Still no obvious recovery say lenders
The total amount of mortgage lending fell back again in April, the Council of Mortgage Lenders (CML) said.
The amount lent by its members stood at £10.4bn, down from £11.4bn in March, and was 60% lower than in April 2008.
The CML said the drop during last month was due to a seasonal factor, with Easter falling in April this year, rather than in March a year ago.
The lenders organisation played down recent suggestions that the housing market may be about to pick up.
"It's still too early to spot a clear pattern of recovery in the housing market as some commentators have suggested," said the CML's director general Michael Coogan.
"Activity remains weak, and we have said we will see volatility in monthly lending figures as we bounce along at the bottom of the market," he added.
Sales flatten out?
Estate agents and surveyors say they have spotted a small upturn in sales and a continued rise in the number of prospective buyers making enquiries.
The lag between a pickup in mortgage applications and approvals may be longer than normal
But an apparent bounce in activity may have come to an end, with completed sales flattening out in the past two months.
Fresh figures from HM Revenue & Customs (HMRC) show that the number of properties sold in the UK during April was 58,000 - just the same as in March.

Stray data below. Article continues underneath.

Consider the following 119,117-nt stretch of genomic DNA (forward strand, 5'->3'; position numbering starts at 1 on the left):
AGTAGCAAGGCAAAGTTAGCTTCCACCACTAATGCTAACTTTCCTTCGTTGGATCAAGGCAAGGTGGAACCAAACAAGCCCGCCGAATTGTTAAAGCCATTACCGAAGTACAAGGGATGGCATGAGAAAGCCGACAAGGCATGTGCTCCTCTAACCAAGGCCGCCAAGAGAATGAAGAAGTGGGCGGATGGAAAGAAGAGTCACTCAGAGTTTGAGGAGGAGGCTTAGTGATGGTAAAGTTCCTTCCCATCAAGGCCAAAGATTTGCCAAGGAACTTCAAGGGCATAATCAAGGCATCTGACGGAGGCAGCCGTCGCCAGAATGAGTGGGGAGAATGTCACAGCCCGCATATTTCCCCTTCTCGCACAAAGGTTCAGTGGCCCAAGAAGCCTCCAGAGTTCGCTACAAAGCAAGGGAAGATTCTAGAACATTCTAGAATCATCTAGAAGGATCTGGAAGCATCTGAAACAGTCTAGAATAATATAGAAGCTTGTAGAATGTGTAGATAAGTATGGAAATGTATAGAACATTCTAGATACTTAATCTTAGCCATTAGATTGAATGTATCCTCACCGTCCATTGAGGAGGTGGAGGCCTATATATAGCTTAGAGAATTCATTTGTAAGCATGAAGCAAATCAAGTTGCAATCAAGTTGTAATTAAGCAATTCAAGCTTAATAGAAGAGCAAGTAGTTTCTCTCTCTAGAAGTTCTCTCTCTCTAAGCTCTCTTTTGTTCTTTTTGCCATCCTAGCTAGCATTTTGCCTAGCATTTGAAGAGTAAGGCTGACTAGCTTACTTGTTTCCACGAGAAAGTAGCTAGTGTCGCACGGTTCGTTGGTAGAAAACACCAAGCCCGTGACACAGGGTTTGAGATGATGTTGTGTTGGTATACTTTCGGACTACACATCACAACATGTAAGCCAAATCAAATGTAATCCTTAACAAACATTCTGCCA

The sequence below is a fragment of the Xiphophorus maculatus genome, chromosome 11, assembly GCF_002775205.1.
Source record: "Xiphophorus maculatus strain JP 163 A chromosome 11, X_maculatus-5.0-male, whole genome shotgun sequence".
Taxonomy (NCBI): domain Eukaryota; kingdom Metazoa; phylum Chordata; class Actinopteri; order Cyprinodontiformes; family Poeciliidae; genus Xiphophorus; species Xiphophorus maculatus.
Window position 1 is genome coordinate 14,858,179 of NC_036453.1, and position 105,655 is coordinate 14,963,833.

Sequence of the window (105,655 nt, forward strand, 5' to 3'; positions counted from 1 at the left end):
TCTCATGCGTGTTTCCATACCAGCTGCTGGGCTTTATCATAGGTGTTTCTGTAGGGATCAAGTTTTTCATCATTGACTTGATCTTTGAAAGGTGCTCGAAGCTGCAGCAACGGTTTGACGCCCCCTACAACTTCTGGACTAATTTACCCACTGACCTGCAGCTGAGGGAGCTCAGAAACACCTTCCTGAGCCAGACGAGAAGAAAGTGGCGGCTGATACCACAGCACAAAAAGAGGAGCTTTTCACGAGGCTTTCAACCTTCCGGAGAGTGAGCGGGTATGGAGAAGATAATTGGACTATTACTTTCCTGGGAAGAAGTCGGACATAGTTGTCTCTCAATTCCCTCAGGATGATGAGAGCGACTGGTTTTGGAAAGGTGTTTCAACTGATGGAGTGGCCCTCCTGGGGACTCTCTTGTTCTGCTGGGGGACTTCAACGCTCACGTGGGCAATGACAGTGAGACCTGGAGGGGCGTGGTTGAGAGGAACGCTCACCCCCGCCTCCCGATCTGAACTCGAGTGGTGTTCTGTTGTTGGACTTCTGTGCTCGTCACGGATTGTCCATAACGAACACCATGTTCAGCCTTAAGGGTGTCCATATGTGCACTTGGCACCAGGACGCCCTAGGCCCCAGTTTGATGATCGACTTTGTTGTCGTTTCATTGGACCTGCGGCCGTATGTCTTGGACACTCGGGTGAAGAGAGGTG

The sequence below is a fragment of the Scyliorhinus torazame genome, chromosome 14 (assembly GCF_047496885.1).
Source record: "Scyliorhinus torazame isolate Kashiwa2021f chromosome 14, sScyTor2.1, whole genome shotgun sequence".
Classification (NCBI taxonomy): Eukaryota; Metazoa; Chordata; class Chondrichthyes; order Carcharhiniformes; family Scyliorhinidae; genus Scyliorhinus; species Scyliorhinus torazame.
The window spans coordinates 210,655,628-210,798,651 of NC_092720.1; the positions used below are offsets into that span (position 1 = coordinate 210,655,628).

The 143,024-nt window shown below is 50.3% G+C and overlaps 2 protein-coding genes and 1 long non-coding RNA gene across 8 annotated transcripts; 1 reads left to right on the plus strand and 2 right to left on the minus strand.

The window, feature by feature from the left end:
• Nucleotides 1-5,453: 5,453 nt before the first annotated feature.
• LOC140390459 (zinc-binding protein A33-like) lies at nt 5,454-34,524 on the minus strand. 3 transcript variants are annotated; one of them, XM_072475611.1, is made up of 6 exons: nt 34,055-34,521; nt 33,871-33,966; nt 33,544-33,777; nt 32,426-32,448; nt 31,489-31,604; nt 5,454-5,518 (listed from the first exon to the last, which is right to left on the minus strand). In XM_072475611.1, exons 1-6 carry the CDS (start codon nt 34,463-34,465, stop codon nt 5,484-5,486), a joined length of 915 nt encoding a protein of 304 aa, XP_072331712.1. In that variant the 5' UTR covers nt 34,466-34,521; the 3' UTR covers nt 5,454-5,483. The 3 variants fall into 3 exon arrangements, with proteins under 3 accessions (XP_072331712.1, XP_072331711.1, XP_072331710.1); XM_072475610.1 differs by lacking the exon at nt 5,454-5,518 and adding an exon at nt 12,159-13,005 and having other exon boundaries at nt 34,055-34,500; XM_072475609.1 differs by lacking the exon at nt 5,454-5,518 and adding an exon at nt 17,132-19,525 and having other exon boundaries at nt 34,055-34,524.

The March figure had been a 35% rise on the previous month, and had been in line with Bank of England data showing a jump in mortgage approvals the month before.
"Mortgage applications have risen in recent months and approvals for house purchase have edged higher, though remain close to historical lows," the Bank of England said in the May edition of its newly launched monthly publication Trends in Lending.
But it warned that any revival in interest from prospective buyers might take longer than usual to feed through into sales.
"Some lenders have said that difficulties in valuing properties in present market conditions can lead to delays in the mortgage valuation process, so that the lag between a pickup in mortgage applications and approvals may be longer than normal," the Bank's report said.
Despite the recent pick up in activity, house prices are still falling, according to surveys from lenders such as the Nationwide and the Halifax.
The key to a revival in the property market remains the availability of funds for lenders.
With the credit crunch still inhibiting the ability of banks to borrow and lend, severe rationing is still being applied to would-be mortgage borrowers.
About two-thirds of all mortgage deals currently on offer specify a downpayment of at least 25%, although there has been a slight relaxation by lenders recently.
"Although some innovative new mortgage products have been launched recently, the fate of the property market is still very much in the hands of the lenders," said Andrew Montlake of mortgage brokers Coreco.